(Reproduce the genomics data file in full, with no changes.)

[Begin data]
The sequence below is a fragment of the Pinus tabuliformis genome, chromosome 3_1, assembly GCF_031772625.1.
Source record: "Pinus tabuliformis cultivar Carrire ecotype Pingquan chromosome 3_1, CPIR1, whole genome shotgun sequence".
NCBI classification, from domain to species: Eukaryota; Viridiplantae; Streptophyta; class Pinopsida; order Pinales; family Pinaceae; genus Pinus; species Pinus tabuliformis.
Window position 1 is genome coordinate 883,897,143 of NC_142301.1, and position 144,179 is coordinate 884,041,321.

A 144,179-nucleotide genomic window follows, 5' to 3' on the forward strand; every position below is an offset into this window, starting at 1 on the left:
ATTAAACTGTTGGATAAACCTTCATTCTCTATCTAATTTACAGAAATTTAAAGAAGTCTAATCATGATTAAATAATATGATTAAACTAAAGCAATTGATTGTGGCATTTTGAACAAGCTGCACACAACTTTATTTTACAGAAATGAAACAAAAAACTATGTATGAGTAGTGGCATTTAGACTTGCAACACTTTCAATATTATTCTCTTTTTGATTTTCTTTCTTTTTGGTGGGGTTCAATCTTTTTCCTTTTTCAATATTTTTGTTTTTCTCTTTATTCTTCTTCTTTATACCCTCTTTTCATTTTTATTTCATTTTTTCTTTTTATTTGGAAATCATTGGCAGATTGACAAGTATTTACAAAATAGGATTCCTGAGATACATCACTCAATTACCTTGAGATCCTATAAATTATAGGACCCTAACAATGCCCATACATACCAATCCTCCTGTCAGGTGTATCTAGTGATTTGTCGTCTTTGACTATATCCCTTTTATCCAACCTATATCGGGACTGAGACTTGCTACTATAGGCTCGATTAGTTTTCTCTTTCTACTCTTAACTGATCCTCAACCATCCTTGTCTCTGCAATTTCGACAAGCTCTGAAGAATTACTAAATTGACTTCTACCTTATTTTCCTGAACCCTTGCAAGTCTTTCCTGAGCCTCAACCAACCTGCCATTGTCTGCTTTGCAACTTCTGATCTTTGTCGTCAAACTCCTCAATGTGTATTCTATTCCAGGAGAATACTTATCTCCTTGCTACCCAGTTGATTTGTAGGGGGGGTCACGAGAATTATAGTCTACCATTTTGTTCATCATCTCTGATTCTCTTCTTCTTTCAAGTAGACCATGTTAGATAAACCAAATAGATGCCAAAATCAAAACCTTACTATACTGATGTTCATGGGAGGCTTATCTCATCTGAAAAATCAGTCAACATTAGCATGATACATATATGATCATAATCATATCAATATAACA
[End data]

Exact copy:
The sequence below is a fragment of the Pinus tabuliformis genome, chromosome 3_1, assembly GCF_031772625.1.
Source record: "Pinus tabuliformis cultivar Carrire ecotype Pingquan chromosome 3_1, CPIR1, whole genome shotgun sequence".
NCBI classification, from domain to species: Eukaryota; Viridiplantae; Streptophyta; class Pinopsida; order Pinales; family Pinaceae; genus Pinus; species Pinus tabuliformis.
Window position 1 is genome coordinate 883,897,143 of NC_142301.1, and position 144,179 is coordinate 884,041,321.

A 144,179-nucleotide genomic window follows, 5' to 3' on the forward strand; every position below is an offset into this window, starting at 1 on the left:
ATTAAACTGTTGGATAAACCTTCATTCTCTATCTAATTTACAGAAATTTAAAGAAGTCTAATCATGATTAAATAATATGATTAAACTAAAGCAATTGATTGTGGCATTTTGAACAAGCTGCACACAACTTTATTTTACAGAAATGAAACAAAAAACTATGTATGAGTAGTGGCATTTAGACTTGCAACACTTTCAATATTATTCTCTTTTTGATTTTCTTTCTTTTTGGTGGGGTTCAATCTTTTTCCTTTTTCAATATTTTTGTTTTTCTCTTTATTCTTCTTCTTTATACCCTCTTTTCATTTTTATTTCATTTTTTCTTTTTATTTGGAAATCATTGGCAGATTGACAAGTATTTACAAAATAGGATTCCTGAGATACATCACTCAATTACCTTGAGATCCTATAAATTATAGGACCCTAACAATGCCCATACATACCAATCCTCCTGTCAGGTGTATCTAGTGATTTGTCGTCTTTGACTATATCCCTTTTATCCAACCTATATCGGGACTGAGACTTGCTACTATAGGCTCGATTAGTTTTCTCTTTCTACTCTTAACTGATCCTCAACCATCCTTGTCTCTGCAATTTCGACAAGCTCTGAAGAATTACTAAATTGACTTCTACCTTATTTTCCTGAACCCTTGCAAGTCTTTCCTGAGCCTCAACCAACCTGCCATTGTCTGCTTTGCAACTTCTGATCTTTGTCGTCAAACTCCTCAATGTGTATTCTATTCCAGGAGAATACTTATCTCCTTGCTACCCAGTTGATTTGTAGGGGGGGTCACGAGAATTATAGTCTACCATTTTGTTCATCATCTCTGATTCTCTTCTTCTTTCAAGTAGACCATGTTAGATAAACCAAATAGATGCCAAAATCAAAACCTTACTATACTGATGTTCATGGGAGGCTTATCTCATCTGAAAAATCAGTCAACATTAGCATGATACATATATGATCATAATCATATCAATATAACA